Roar (former Pallavi Dean Interiors) has completed the design of the new Nursery of the Future– a project that looks past traditional learning environments and instead focuses on what learning in the future could look like.
Ora is the latest addition to the Future Collection, the UAE Government’s suite of programs and initiatives focused on the UAE 2071 vision for innovation, including Dubai Future Foundation, Dubai Future Accelerator, Dubai Future Academy and Museum of the Future- all guided by the vision of His Highness Sheikh Mohammed bin Rashid Al Maktoum, Vice President and Prime Minister of the UAE and Ruler of Dubai.
“The biggest challenge facing education designers is that we’re preparing children for jobs that don’t yet exist,” said Pallavi Dean, founder and creative director of Roar. “So, we designed a space where children would not just learn specific skills such as Math’s and reading but would fall in love with learning itself. That meant designing a learning experience that’s playful, stimulating and social. Learning by doing is so much more powerful than a conventional lecture-style set up.”
Dean added that in designing for a younger demographic comes a “layer of responsibility” where safety, security and happiness are crucial considerations for both physical and emotional well-being.
As a response to this theory, Ora moves away from a traditional classroom setting and instead offers flexible ‘learning studios’ that can be adapted to various teaching and learning styles.
“They break down the ‘them and us’ barriers that exist between teachers and children in many education spaces, replacing them with a fluid, sociable, inclusive environment,” she explained.
“Ora’s philosophy is based on four key pillars – Leadership, Happiness & Positivity, Advanced Sciences & Artificial Intelligence, and Technology & Coding – so we worked tirelessly to embed these ideas into every aspect of the design.”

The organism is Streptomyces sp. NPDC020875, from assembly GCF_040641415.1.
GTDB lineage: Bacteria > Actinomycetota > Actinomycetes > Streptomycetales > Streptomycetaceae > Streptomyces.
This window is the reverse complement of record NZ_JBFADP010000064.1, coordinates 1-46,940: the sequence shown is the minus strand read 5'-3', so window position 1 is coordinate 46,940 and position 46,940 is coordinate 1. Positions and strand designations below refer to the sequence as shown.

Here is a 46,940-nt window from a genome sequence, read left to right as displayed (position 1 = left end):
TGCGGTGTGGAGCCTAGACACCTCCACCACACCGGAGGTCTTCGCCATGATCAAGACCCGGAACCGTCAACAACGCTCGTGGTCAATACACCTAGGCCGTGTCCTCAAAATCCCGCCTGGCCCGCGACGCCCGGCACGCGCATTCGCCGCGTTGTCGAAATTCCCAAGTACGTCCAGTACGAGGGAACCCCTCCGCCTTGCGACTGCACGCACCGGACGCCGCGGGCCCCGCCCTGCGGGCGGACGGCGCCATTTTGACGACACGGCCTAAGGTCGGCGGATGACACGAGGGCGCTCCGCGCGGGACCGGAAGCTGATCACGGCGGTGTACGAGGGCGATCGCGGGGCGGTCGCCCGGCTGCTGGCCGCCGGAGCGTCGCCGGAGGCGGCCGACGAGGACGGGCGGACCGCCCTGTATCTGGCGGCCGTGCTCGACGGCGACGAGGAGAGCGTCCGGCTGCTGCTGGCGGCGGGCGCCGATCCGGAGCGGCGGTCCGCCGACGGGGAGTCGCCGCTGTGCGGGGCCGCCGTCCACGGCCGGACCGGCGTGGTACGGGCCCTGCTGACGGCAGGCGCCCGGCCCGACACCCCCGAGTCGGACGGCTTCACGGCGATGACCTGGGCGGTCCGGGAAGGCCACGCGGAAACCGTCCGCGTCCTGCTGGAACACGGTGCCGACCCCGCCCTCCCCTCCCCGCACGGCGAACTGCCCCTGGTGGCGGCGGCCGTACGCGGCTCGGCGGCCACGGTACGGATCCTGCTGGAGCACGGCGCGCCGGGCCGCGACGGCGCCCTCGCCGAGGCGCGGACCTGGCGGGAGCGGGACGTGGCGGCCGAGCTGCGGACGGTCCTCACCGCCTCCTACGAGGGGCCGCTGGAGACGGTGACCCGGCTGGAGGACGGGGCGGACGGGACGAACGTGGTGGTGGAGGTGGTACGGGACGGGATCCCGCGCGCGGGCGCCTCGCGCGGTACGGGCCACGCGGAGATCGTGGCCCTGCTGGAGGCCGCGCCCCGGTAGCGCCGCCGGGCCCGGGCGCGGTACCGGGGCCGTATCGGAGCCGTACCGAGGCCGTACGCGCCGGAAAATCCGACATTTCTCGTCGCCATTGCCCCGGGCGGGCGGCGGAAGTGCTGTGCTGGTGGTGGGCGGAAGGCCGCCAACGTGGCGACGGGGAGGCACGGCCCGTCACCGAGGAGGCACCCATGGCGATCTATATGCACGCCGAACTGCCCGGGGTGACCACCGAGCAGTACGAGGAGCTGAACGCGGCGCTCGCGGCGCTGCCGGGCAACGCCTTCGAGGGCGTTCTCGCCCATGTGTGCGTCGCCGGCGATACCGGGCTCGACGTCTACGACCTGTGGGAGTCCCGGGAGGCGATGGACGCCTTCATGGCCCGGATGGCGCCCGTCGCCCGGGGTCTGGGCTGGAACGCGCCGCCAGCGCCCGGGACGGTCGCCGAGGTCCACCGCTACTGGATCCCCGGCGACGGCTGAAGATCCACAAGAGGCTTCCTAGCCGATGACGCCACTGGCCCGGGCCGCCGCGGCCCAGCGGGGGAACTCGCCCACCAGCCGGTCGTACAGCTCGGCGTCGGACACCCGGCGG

The nursery’s architecture takes on a cloud-like form, inspired by the idea of a “gentle, protective cloud” and created in collaboration with Dubai-based AR Gallery.
Ora also draws away from the traditional bright and colourful elements found across nurseries worldwide and instead applies a neutral colour scheme as a direct response to pediatric neuroscience research. This research indicates that neutral spaces and surfaces encourage children and educators to become the main sources of stimulation rather than being influenced by their surroundings.
The design also moves away from screen-based technology and instead integrates child-safe technology into the walls and floors of the nursery, which are touch-activated and light up to display nature-inspired images of examples of artworks created by children.
“We believe that all elements of a school’s environment – physical and human, interior and exterior – impact its educational framework, so it was imperative that the structure be transformed into a third, ‘silent’ educator, that also facilitates bonding, learning and self-discovery,” said Agata Kurzela, design director at Roar.
The heart of the 600-square-metre nursery is called Mars Lab – a nod to the UAE’s ambitious Mars space programme. The Mars Lab is a community space, where children of all ages, along with teachers and parents, gather in large or small groups.
It features a library and a ‘reading cloud’ (a giant inflatable cushion to snuggle into with a book), a ‘Sky House’ (a play on the traditional tree house) and a mini ‘Coding Hub’ where children can experiment with the idea of programming.
Aiming to encourage a sense of movement by developing “fine and gross motor skills” it combines traditional swings and slides with interactive projection technology. The bespoke installations allow children to “jump through projections of space, galaxies and planets, or leave a trail of flowers in a changing seasonal landscape.”
The design of the nursery was also created using “emerging design methodology and materials”, and in some cases, computational design was applied, for instance to create the sculptural reception space which features free-flowing curved ceiling and walls.
“Research shows that children find curves far more soothing than harsh angles but constructing rooms with right angles is much easier. We solved this problem by using Agata’s parametric design skills, then working with a boat-builder in Dubai to make it. It was very experimental for them they’d never worked on interiors before – but it’s worked beautifully,” Dean said.
She added that the project was a “real team effort.”
“A project like this only becomes reality if there’s real collaboration, and that was certainly true on Ora. The Prime Minister's Office, Al Tamimi Investments and Kieny Watts, the project managers and of course the contractors, craftsmen and suppliers – everyone worked together.”